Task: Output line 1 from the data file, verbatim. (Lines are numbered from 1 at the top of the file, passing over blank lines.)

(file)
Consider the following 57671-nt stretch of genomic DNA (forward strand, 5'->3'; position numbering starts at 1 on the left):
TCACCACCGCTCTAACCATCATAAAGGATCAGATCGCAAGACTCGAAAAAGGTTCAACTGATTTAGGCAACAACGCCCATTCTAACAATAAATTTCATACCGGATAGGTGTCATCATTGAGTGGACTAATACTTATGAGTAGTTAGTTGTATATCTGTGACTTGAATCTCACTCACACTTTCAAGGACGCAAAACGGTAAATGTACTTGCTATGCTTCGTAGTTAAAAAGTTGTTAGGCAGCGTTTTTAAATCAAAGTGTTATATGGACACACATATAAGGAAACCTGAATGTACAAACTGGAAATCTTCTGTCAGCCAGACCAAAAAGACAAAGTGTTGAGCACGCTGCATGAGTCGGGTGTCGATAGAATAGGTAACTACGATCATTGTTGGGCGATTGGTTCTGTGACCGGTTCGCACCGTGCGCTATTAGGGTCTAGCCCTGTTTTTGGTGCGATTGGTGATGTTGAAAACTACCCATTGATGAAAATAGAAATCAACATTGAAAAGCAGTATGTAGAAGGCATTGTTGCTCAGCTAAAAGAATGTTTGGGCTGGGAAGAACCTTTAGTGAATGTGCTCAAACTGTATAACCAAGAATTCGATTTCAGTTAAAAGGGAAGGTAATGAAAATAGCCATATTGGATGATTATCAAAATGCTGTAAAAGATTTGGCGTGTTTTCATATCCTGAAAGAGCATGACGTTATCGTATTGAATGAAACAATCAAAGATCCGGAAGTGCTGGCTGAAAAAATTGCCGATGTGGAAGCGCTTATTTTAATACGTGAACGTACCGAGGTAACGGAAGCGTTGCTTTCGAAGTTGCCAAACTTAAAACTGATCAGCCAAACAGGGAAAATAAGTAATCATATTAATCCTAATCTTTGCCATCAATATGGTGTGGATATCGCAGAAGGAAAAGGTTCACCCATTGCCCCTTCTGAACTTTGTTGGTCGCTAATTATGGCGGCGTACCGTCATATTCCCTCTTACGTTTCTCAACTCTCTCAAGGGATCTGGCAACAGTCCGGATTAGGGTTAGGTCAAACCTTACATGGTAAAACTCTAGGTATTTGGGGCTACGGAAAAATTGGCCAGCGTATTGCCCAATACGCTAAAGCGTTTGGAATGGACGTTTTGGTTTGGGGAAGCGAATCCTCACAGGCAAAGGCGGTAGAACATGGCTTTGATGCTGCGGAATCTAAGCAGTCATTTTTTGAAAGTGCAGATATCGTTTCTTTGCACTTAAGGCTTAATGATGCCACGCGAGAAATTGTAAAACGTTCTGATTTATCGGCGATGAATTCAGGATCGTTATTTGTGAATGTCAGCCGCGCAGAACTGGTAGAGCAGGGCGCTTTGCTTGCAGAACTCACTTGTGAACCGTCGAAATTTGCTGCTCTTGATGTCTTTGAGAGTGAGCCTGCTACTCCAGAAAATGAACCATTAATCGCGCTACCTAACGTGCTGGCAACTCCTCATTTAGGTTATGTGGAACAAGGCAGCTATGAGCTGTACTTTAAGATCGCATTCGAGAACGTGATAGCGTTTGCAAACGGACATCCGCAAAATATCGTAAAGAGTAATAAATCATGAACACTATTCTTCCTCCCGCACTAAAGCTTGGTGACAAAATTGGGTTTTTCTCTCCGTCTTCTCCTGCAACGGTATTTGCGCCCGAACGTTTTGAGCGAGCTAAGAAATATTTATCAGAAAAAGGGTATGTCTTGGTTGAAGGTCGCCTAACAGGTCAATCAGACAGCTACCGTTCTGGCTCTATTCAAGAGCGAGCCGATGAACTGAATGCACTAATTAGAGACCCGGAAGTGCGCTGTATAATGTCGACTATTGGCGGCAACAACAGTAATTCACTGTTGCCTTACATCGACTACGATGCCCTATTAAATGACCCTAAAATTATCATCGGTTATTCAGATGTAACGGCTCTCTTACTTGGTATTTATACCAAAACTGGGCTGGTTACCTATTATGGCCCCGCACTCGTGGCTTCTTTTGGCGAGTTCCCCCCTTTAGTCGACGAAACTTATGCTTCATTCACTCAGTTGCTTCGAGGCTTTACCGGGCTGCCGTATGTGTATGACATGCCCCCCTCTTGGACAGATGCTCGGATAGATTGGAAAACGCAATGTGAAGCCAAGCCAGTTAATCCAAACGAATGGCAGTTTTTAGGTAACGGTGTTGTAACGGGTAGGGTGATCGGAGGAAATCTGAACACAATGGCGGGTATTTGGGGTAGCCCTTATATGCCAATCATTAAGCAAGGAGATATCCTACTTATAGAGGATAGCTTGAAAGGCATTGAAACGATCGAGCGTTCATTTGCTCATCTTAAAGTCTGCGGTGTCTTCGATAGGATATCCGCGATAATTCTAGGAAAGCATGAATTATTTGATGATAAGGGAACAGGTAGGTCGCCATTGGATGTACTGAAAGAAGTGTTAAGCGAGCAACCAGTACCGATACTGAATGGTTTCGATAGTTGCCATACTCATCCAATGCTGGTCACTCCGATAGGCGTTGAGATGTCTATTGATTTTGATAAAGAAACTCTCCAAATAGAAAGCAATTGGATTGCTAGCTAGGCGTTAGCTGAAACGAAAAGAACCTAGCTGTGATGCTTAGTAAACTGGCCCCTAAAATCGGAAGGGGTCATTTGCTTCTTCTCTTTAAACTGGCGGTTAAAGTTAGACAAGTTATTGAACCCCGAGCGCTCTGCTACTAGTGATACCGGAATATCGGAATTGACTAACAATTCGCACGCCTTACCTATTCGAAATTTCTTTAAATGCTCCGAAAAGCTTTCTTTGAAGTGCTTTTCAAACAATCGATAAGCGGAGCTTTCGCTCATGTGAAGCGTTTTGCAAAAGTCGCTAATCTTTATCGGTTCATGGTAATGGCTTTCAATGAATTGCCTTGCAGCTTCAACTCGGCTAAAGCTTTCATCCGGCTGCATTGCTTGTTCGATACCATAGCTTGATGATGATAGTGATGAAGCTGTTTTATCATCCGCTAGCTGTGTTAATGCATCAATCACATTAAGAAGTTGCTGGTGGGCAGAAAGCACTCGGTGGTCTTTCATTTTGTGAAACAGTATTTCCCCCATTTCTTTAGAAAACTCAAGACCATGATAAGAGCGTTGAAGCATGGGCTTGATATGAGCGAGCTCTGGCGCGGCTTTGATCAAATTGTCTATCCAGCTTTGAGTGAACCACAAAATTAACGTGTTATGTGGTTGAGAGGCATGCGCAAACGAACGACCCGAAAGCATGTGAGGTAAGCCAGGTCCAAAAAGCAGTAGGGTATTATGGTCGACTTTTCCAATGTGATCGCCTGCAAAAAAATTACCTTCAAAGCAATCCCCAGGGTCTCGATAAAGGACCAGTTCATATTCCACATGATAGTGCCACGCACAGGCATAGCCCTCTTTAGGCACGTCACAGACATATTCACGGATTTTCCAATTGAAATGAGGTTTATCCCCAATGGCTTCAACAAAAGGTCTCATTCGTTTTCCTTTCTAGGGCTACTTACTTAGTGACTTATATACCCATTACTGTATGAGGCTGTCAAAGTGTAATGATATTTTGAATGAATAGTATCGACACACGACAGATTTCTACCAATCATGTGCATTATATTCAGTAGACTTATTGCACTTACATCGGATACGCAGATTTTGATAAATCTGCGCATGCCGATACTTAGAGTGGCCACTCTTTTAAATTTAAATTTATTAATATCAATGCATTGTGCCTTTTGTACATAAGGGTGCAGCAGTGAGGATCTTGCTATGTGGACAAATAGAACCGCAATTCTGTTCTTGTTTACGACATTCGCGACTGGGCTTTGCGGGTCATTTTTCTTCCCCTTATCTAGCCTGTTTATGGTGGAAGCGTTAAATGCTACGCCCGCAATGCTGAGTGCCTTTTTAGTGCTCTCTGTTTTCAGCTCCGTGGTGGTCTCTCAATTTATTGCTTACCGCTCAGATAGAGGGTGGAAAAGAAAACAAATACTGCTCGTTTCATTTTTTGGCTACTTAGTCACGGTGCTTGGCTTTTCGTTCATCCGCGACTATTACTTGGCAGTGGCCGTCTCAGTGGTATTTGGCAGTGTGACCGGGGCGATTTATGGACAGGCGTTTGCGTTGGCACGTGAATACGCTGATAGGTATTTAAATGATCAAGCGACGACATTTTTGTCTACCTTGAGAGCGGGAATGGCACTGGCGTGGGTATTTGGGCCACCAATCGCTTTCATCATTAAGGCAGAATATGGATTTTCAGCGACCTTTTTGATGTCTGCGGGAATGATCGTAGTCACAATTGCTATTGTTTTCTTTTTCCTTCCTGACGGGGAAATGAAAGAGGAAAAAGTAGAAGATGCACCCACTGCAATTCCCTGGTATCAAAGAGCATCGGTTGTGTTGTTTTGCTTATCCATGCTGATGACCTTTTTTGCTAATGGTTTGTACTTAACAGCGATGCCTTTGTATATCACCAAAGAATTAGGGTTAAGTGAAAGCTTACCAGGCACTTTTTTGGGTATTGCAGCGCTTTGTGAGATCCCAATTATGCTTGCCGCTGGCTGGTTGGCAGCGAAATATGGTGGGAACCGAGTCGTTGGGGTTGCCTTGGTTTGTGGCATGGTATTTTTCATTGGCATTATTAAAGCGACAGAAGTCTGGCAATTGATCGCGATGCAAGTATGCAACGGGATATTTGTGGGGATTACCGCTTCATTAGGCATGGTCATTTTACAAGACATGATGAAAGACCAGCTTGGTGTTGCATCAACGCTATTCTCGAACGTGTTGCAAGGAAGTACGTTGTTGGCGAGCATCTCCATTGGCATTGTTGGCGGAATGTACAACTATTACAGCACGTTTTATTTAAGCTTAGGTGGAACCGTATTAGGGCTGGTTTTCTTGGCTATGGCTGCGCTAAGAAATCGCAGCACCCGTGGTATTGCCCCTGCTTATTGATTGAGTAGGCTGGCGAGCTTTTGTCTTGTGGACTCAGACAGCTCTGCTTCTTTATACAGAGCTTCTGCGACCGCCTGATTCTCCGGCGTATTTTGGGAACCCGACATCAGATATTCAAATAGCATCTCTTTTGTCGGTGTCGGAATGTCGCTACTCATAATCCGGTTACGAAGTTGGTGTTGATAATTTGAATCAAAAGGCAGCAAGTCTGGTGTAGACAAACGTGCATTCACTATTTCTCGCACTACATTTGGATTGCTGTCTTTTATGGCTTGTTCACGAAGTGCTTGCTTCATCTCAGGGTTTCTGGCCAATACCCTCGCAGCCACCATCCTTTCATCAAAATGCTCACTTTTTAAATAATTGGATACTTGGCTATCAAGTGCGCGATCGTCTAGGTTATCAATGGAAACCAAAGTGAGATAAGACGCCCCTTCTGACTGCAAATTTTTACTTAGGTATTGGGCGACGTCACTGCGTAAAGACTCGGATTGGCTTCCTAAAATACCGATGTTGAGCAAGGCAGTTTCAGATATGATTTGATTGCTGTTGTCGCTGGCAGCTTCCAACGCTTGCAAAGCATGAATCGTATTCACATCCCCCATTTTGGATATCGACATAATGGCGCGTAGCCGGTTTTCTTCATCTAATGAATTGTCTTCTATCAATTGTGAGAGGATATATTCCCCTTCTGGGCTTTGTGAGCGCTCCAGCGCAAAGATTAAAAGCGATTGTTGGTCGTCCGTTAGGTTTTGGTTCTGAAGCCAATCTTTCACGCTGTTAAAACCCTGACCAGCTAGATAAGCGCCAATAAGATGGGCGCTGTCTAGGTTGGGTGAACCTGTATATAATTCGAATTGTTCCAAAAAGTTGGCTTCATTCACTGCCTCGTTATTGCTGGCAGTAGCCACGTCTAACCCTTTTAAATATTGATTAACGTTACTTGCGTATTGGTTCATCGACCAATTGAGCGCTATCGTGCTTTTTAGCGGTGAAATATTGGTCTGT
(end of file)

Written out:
Consider the following 57671-nt stretch of genomic DNA (forward strand, 5'->3'; position numbering starts at 1 on the left):